While pursuing an MBA at the Robinson College of Business, Zach Hoffmeister learned how to make sound investment decisions and started trading cryptocurrencies. He graduated in late 2017 and today is a millionaire. Last month, Hoffmeister, MBA classmate John Granofsky and mutual friend Timothy Suggs released The Millionaire Millennials: A Handbook to Crypto Investing, which not only chronicles Hoffmeister’s and Suggs’ success but also offers readers a how-to guide on approaching projects in the cryptocurrency space. Hoffmeister and his co-authors share their most adroit financial moves as well as their worst mistakes.
One of the book’s overarching messages is to conduct the appropriate research to evaluate the legitimacy of a crypto project. Hoffmeister lost $6,000 after some coins he left on a digital currency exchange got hacked. The U.S. Securities and Exchange Commission recently released a statement warning investors about these “potentially unlawful digital platforms.”
“The market is rife with scams and coins that have no intrinsic value,” Granofsky says. “That’s the purpose of the book — to give readers the foundational knowledge to do their own digging before risking money on a coin.”
In addition to helping readers avoid fraud, Millionaire Millennials outlines steps to take when analyzing a crypto venture — anything from visiting the company’s website, to checking out the associated white paper, to reading up on the team members who hatched the idea.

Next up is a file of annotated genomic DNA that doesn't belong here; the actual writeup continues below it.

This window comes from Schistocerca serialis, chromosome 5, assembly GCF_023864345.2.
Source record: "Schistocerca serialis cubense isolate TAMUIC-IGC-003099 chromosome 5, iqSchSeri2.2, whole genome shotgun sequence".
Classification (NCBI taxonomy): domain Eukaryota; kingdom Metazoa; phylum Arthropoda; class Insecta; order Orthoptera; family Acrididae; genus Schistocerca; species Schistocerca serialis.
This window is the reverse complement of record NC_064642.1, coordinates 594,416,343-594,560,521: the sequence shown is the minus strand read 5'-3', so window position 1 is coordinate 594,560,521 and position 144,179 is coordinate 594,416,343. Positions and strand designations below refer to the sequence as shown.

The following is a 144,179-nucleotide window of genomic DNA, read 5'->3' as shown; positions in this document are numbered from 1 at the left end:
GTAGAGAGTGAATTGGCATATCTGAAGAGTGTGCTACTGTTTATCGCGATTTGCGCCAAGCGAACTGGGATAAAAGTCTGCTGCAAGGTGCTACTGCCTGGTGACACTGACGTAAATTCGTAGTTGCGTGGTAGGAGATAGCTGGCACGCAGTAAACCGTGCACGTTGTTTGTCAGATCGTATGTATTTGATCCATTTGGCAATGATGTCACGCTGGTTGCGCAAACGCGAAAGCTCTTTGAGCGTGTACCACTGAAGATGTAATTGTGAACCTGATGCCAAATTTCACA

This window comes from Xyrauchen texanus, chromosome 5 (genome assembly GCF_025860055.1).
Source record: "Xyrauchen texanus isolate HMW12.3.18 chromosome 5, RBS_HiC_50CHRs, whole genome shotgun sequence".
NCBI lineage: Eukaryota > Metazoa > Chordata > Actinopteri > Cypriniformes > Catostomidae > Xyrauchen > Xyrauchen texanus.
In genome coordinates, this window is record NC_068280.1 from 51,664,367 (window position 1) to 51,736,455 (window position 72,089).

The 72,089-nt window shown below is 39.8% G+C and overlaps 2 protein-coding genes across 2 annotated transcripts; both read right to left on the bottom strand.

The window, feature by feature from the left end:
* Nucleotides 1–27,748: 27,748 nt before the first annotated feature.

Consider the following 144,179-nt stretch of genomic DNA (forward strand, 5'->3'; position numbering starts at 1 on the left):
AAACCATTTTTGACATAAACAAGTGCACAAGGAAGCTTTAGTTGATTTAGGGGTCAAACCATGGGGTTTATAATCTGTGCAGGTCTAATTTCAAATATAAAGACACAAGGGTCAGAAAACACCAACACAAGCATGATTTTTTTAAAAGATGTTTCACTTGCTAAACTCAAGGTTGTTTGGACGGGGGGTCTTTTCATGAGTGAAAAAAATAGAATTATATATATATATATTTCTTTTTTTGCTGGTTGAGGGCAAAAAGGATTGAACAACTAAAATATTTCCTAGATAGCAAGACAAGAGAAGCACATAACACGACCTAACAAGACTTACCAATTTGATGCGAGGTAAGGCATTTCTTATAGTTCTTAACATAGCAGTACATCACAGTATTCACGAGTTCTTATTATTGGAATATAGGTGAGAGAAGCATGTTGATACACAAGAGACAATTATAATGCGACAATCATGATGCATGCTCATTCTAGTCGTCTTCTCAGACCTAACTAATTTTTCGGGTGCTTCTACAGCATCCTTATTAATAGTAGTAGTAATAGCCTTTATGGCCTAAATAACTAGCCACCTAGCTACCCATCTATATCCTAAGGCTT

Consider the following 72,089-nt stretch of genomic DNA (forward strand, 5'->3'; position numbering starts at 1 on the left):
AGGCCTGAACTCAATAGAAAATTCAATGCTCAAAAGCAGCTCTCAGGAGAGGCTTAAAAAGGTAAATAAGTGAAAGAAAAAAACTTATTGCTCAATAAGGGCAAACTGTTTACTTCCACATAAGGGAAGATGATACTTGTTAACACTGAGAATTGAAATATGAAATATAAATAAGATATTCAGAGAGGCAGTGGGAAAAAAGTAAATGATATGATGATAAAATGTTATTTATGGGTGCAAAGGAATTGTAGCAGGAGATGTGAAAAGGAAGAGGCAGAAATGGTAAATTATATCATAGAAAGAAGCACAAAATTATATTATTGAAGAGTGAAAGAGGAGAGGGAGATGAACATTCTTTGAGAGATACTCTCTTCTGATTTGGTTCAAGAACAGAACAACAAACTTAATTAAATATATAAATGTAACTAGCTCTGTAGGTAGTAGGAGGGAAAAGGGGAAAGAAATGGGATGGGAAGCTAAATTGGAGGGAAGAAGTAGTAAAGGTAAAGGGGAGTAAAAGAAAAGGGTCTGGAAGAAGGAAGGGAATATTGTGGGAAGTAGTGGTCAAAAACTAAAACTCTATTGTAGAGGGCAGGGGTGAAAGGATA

“A lot of people have good intentions for implementing blockchain into different sectors like healthcare or supply chains,” Granofsky says. “But that doesn’t mean they can actually pull it off.”
Hoffmeister put $25,000 into Litecoin in May 2017. His initial investment ballooned to an all-time high of $690,000 the following spring, enabling him to pay off his student loans.
“I stuck it to the man!” Hoffmeister jokes. “The shoe’s on the other foot now!”
Hoffmeister currently works as an account executive officer for Travelers, while Granofsky is a senior sales manager for smartphone accessory manufacturer ZAGG. The two continue to collaborate. They serve on the formation team of Currency, a crypto magazine that will launch in September, and host a GroupMe chat where industry enthusiasts can ask questions and share resources.
Hoffmeister says the grounding he received in Robinson’s Derivative Markets (FI 8200) and Hedge Funds and Their Trading Strategies (FI 8260) courses gave him the confidence to dip his toe in the crypto trading arena. Granofsky cites specific skills the MBA curriculum added to his toolbox.
“We were exposed to general information on how markets work, conducted valuations of financial assets, learned how to do Black-Scholes options pricing and discussed more conceptual topics like semi-efficient market theories,” Granofsky says. “That education was invaluable.”